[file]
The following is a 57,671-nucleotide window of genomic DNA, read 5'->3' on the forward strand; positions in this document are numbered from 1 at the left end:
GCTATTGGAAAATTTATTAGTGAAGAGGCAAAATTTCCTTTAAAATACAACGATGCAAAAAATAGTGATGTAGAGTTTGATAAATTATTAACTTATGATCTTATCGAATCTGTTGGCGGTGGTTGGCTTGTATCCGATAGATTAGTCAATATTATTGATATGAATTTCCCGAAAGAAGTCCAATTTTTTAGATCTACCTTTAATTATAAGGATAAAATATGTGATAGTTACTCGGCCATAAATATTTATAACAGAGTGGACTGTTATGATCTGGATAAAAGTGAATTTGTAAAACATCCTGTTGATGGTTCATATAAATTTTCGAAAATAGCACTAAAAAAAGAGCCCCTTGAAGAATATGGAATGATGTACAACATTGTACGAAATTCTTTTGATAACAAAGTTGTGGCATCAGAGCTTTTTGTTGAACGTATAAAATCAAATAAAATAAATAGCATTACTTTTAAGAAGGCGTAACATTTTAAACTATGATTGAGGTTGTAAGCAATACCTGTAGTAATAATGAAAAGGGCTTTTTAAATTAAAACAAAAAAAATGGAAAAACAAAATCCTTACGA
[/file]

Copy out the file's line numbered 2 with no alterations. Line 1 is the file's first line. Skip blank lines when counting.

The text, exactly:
GCTATTGGAAAATTTATTAGTGAAGAGGCAAAATTTCCTTTAAAATACAACGATGCAAAAAATAGTGATGTAGAGTTTGATAAATTATTAACTTATGATCTTATCGAATCTGTTGGCGGTGGTTGGCTTGTATCCGATAGATTAGTCAATATTATTGATATGAATTTCCCGAAAGAAGTCCAATTTTTTAGATCTACCTTTAATTATAAGGATAAAATATGTGATAGTTACTCGGCCATAAATATTTATAACAGAGTGGACTGTTATGATCTGGATAAAAGTGAATTTGTAAAACATCCTGTTGATGGTTCATATAAATTTTCGAAAATAGCACTAAAAAAAGAGCCCCTTGAAGAATATGGAATGATGTACAACATTGTACGAAATTCTTTTGATAACAAAGTTGTGGCATCAGAGCTTTTTGTTGAACGTATAAAATCAAATAAAATAAATAGCATTACTTTTAAGAAGGCGTAACATTTTAAACTATGATTGAGGTTGTAAGCAATACCTGTAGTAATAATGAAAAGGGCTTTTTAAATTAAAACAAAAAAAATGGAAAAACAAAATCCTTACGA